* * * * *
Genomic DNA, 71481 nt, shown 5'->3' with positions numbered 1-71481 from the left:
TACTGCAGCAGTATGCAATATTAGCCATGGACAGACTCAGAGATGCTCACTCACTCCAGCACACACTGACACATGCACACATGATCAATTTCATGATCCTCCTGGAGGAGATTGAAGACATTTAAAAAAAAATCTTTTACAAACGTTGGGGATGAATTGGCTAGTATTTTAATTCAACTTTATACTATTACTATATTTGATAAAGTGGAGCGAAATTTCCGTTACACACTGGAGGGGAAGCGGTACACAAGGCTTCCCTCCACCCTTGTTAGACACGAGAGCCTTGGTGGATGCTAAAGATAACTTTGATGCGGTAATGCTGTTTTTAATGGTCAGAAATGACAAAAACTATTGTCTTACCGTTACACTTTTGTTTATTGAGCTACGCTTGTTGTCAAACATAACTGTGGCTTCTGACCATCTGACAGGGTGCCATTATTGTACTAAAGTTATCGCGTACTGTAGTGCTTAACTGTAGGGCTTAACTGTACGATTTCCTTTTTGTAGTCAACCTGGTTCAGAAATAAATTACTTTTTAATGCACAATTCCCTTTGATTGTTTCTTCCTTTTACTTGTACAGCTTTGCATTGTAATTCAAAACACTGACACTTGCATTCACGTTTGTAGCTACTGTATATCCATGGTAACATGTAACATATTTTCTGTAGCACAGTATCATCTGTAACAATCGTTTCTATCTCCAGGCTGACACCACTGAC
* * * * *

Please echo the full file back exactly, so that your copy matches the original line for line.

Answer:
Genomic DNA, 71481 nt, shown 5'->3' with positions numbered 1-71481 from the left:
TACTGCAGCAGTATGCAATATTAGCCATGGACAGACTCAGAGATGCTCACTCACTCCAGCACACACTGACACATGCACACATGATCAATTTCATGATCCTCCTGGAGGAGATTGAAGACATTTAAAAAAAAATCTTTTACAAACGTTGGGGATGAATTGGCTAGTATTTTAATTCAACTTTATACTATTACTATATTTGATAAAGTGGAGCGAAATTTCCGTTACACACTGGAGGGGAAGCGGTACACAAGGCTTCCCTCCACCCTTGTTAGACACGAGAGCCTTGGTGGATGCTAAAGATAACTTTGATGCGGTAATGCTGTTTTTAATGGTCAGAAATGACAAAAACTATTGTCTTACCGTTACACTTTTGTTTATTGAGCTACGCTTGTTGTCAAACATAACTGTGGCTTCTGACCATCTGACAGGGTGCCATTATTGTACTAAAGTTATCGCGTACTGTAGTGCTTAACTGTAGGGCTTAACTGTACGATTTCCTTTTTGTAGTCAACCTGGTTCAGAAATAAATTACTTTTTAATGCACAATTCCCTTTGATTGTTTCTTCCTTTTACTTGTACAGCTTTGCATTGTAATTCAAAACACTGACACTTGCATTCACGTTTGTAGCTACTGTATATCCATGGTAACATGTAACATATTTTCTGTAGCACAGTATCATCTGTAACAATCGTTTCTATCTCCAGGCTGACACCACTGAC